Cheerleading: More than glitter and pom-poms

Cheerleaders need mental and physical strength, making them tough athletes

It was 8pm on a Tuesday recently and the basketball court and surrounding open space at *Scape Orchard was empty, save for some cheerleaders from the independent team Legacy All Stars.

The workday may have ended for most, but for these cheerleaders it is the start of their practice session.

With a foam mat on the ground, they warm up, performing handstands, cartwheels and roundoffs - a move similar to a cartwheel, except the person lands with two feet on the ground and not one at a time.

The team is preparing for a cheerleading contest in Malaysia at the end of the month, organised by the Cheerleading Association and Register of Malaysia.

Members train from Tuesday to Friday from 8pm to 10pm, and sometimes also on Saturday or Sunday.

Founded in 2009, Legacy All Stars' cheerleaders come from all walks of life. There are students, national servicemen and working adults, ranging from 16 to 35 years old.

The team is one of five independent cheer teams here recognised by the Cheerleading Association of Singapore (CAS).


There are also a total of 10 school teams across primary, secondary and tertiary levels. These teams compete inevents such as the Cheerleading Association of Singapore National Cheerleading Championships and the Asia Cheerleading Invitational Championships.

Behind the glitter and glamour of the contests is sheer hard work and dedication. Cheerleaders are not just dancers with pom-poms but among the toughest athletes around.

Mr Damien Ng, president of CAS, said: "Cheerleading takes a huge amount of time and effort... it's not just for bimbos, as people may stereotype it to be."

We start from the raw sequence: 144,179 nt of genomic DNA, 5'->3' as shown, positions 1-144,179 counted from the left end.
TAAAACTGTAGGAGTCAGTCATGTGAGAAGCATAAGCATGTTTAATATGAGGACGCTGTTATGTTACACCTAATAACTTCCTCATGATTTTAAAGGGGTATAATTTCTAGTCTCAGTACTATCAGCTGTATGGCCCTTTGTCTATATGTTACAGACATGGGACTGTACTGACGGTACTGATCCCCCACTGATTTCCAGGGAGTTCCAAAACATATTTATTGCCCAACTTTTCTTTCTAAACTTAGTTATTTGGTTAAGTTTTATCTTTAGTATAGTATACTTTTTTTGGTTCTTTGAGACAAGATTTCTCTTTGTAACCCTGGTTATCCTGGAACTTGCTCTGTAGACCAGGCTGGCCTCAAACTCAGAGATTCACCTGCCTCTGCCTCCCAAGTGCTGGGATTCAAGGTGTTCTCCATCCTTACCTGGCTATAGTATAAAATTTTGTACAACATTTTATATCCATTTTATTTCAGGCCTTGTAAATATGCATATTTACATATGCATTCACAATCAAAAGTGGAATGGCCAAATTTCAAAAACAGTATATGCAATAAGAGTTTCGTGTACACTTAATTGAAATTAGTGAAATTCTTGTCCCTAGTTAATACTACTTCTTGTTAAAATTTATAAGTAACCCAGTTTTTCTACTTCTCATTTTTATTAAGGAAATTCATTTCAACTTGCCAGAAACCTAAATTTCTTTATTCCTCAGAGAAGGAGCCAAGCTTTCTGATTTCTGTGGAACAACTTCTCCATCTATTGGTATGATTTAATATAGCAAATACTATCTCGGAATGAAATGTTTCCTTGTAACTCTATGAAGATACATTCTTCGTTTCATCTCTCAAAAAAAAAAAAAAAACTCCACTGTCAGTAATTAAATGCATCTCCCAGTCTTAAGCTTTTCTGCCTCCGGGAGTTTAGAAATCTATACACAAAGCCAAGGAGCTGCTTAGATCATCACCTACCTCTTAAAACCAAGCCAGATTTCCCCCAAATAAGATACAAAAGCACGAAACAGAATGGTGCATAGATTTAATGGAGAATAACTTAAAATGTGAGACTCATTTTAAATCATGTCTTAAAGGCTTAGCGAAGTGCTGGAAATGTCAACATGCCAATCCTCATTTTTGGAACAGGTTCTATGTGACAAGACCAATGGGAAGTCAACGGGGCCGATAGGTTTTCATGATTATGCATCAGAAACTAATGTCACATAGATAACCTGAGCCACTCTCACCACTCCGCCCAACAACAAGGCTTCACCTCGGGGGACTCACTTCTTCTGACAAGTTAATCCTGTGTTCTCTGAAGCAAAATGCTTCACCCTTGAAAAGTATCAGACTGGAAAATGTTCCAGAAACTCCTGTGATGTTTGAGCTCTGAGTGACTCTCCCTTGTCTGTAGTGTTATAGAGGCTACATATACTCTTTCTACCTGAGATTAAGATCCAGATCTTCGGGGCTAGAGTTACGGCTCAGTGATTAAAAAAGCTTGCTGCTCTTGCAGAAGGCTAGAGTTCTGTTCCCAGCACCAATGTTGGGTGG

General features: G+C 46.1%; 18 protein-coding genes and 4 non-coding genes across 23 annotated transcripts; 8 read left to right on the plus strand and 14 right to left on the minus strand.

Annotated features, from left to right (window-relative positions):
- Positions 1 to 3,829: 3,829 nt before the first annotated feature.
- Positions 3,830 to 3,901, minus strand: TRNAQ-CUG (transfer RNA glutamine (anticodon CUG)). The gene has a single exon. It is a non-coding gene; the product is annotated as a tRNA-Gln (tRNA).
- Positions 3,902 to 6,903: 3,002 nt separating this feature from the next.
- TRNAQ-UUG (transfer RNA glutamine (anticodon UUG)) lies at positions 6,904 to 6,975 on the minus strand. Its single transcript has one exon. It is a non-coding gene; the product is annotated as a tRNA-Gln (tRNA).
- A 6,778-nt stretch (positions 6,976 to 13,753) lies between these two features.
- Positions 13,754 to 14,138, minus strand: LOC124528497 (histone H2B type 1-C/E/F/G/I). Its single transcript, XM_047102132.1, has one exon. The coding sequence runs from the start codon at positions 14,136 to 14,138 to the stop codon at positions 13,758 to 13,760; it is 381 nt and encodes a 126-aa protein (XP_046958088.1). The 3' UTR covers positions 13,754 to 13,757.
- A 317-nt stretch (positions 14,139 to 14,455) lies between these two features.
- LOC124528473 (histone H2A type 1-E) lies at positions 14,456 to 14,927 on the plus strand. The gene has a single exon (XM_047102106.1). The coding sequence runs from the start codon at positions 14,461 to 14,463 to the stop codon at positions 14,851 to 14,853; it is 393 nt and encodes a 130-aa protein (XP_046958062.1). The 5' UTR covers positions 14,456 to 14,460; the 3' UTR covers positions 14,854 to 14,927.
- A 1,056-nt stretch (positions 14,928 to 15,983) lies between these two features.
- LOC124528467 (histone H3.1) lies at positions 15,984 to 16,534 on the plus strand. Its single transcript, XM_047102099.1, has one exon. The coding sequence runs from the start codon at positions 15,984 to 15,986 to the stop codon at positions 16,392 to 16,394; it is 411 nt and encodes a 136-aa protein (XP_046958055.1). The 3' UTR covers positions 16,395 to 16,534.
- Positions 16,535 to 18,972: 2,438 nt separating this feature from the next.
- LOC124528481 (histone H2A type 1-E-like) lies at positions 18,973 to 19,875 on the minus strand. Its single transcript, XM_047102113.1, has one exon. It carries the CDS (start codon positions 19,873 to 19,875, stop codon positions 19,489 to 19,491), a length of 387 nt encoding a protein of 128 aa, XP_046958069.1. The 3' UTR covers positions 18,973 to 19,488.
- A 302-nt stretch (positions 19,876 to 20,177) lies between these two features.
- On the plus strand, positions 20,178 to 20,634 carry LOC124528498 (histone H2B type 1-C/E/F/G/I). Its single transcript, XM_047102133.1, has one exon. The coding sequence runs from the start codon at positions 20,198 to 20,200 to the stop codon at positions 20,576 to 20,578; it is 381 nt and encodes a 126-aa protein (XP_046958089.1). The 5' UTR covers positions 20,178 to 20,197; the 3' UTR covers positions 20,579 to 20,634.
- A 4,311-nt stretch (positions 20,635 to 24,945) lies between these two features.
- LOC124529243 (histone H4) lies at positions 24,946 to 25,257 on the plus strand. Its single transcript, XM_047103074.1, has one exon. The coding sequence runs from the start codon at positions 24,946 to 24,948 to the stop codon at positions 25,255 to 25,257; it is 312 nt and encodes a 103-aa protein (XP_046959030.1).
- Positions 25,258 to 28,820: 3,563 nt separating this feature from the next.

Said Legacy All Stars founder Lenny Foo: "Cheerleading teaches you to be bold, to be determined, to fight your fears - you cannot give up, you must persevere and execute the moves."

Mr Jimmy Lin, coach and founder of independent team Nova All-Stars and CAS vice-president, said: "Cheerleading requires you to be physically and mentally strong. You need to be flexible, have no phobia of height, and be ready to push yourself beyond your perceived limits.

"Imagine the ability to allow someone to stand on your palm in an extended position. That requires skill and technique."

His team, Nova All-Stars, was champion at both the Cheerleading Association of Singapore National Cheerleading Championships and Asia Cheerleading Invitational Championships this year.

Typical practice sessions include warm-ups and stretching, followed by moves such as partner stunts, tumbling, basket toss or pyramids.

Miss Alyssa Ng, 22, was in the National University of Singapore Kent Ridge Hall cheer team KR Steppers, and has been cheerleading since she was 11 years old.

She said: "Training can be tough and you need to be strong mentally and physically .

"But what people don't realise is that anyone can be a cheerleader if they really make an effort, commit to training and try their best."

Mr Lin said a major fear that deters parents in Singapore from allowing their children to be cheerleaders is the risk of injury or death.

He said: "People who don't know much about cheerleading will deem the sport very risky and dangerous.

"But just like... rugby and gymnastics, all sports have inherent risks, but these are mitigated through progressive training and safety spotting."

A version of this article appeared in the print edition of The Straits Times on July 28, 2016, with the headline 'More than glitter and pom-poms'. Print Edition | Subscribe